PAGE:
B. Hillaybin, W. D. Hardy, J. E. Renwick


I bequeath all I have to Sallie Pope all the right I have in a judgement I held against W. Y. Fair forever, this 11th day of August 1873 1877
E. H. Whitney, L. Shelton, L. L. Henderson

Pettus W. Chick (LS)

Recorded in willbook D pages 152, 153, 154
Box 68 package 1
Recorded March 19th 1897

David Johnson (P. J.)
Anderson Chick

Pettus wills land to Eliza and her two children, Anderson and Pettus, upon the death of his wife, Sarah.  I was intrigued by the fact that Pettus included Eliza and her children in the will with the stipulation that if his sisters sue them after his death, they would forfeit their portions.  The stipulations in this record among other observations lead me to believe there may be a connection between Anderson and the former slave owner, Pettus.

Therefore, I have been careful to also research Pettus and his ancestors further in case other clues exist.  I was able to find a will at the South Carolina Department of Archives and History which links Pettus to his father, Burwell Chick.  Burwell migrated from Hanover County, Virginia according to a biography I discovered at Heritage Quest.

This has extended the pedigree for Pettus as follows:

Pettus Chick
Burwell Chick (father)
William Chick and Jean Ragland Chick (b. 1755)

The book I discovered on Heritage Quest is entitled:
Genealogy of the Ragland families : and numerous other families of prominence in America with whom they have intermarried, by Miriam Margaret Strong, 1928.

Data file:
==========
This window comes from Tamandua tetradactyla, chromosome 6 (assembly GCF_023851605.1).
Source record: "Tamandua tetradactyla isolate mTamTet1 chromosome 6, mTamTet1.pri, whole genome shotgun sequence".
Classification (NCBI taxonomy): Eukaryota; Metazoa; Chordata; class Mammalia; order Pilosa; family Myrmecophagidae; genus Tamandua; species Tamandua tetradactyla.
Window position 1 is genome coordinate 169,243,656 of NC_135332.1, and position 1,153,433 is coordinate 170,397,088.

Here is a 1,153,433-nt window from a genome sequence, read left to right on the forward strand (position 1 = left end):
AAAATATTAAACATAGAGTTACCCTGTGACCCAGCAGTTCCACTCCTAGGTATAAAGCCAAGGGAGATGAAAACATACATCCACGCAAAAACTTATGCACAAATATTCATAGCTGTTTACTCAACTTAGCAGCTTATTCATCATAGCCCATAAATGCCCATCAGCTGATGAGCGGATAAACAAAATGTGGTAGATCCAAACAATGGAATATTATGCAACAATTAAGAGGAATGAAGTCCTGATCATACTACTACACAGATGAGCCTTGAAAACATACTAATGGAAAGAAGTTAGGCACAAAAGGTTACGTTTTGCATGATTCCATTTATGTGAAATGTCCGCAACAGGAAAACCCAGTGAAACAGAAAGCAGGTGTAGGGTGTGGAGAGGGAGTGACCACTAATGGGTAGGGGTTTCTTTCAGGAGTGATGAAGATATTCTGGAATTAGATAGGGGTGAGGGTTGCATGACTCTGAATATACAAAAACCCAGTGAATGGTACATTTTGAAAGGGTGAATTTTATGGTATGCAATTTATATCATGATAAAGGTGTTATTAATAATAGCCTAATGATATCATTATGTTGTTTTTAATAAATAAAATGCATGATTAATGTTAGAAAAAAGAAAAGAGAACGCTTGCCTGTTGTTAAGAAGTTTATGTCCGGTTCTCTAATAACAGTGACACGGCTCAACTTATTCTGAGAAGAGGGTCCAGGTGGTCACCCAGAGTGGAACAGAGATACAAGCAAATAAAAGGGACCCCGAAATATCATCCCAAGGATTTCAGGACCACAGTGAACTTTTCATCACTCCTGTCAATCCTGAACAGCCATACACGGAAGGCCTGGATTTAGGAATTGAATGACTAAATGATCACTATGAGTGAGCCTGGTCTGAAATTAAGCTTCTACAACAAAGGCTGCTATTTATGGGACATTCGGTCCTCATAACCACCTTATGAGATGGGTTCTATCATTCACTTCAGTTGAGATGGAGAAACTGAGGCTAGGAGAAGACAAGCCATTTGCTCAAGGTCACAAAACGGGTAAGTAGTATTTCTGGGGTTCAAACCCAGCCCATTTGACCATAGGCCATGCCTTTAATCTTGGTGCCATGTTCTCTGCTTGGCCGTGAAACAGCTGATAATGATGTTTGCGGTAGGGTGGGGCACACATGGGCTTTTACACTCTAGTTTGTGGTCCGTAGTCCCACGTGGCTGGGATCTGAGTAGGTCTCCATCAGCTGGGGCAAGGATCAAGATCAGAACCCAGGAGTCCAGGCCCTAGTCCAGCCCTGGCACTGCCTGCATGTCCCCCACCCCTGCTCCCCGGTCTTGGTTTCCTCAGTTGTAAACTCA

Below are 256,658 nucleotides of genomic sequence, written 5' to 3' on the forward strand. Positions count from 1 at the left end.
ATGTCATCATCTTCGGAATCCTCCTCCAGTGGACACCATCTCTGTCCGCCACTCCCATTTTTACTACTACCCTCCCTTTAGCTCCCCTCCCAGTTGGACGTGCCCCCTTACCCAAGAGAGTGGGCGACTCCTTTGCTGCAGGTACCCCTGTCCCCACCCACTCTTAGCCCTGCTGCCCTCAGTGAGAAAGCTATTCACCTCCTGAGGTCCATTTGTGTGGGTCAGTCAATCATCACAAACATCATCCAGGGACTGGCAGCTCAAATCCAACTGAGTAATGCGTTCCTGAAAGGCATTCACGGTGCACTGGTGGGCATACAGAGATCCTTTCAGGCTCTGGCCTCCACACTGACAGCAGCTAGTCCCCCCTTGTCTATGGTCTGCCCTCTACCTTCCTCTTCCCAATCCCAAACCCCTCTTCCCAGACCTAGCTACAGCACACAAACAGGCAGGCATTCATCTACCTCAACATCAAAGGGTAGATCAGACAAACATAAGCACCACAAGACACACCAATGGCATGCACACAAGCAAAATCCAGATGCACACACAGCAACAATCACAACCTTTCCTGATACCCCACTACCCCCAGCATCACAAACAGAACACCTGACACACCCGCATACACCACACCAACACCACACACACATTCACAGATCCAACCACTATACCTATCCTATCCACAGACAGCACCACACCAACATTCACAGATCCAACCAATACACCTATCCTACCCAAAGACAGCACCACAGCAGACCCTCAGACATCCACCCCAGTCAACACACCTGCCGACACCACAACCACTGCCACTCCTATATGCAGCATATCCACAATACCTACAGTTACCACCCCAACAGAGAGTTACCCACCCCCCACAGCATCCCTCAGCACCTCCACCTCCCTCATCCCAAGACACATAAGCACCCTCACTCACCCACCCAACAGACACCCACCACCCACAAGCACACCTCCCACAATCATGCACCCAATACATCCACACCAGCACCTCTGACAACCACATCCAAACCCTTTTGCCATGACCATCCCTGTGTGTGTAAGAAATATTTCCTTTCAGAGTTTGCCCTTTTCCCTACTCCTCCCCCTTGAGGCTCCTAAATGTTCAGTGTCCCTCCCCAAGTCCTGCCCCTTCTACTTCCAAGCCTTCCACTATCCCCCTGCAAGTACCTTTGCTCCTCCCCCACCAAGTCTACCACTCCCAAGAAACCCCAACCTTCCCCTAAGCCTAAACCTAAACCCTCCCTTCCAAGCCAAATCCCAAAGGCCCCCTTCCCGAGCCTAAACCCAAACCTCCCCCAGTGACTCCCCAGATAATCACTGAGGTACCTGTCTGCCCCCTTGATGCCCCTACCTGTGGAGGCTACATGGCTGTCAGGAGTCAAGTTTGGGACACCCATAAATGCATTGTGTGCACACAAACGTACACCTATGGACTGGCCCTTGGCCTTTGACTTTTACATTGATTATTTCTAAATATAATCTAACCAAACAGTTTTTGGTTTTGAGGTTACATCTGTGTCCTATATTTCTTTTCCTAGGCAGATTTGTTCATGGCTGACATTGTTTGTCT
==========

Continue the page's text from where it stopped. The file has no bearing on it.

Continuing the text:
The author descended from General Pettus Ragland of Hanover County. I am fortunate that she included the Chick line.  Next, I will find historical documentation for each generation back to William Chick.

Wiki Contribution

I went to the FamilySearch Wiki article: Hanover County, Virginia Genealogy to discover that neither the Ragland nor the Chick surnames were listed in that.  I added this resource here:  Hanover County, Virginia Genealogy, and I added the surnames Chick and Ragland since Burwell Chick migrated from the same place.
Will of Pettus W. Chick, Union County, South Carolina Wills Recorded in Book "D" 1848-1900, Recorded in will book D pages 152, 153, 154, Union County Public Library.

Genealogy of the Ragland families : and numerous other families of prominence in America with whom they have intermarried, St. Louis, Mo.: unknown, 1928, 129 pgs, pg 44, Heritage Quest:;glhbooks;Genealogy-glh12579716;52;-1;&polarity=&scale= Date accessed: Jan 24, 2011.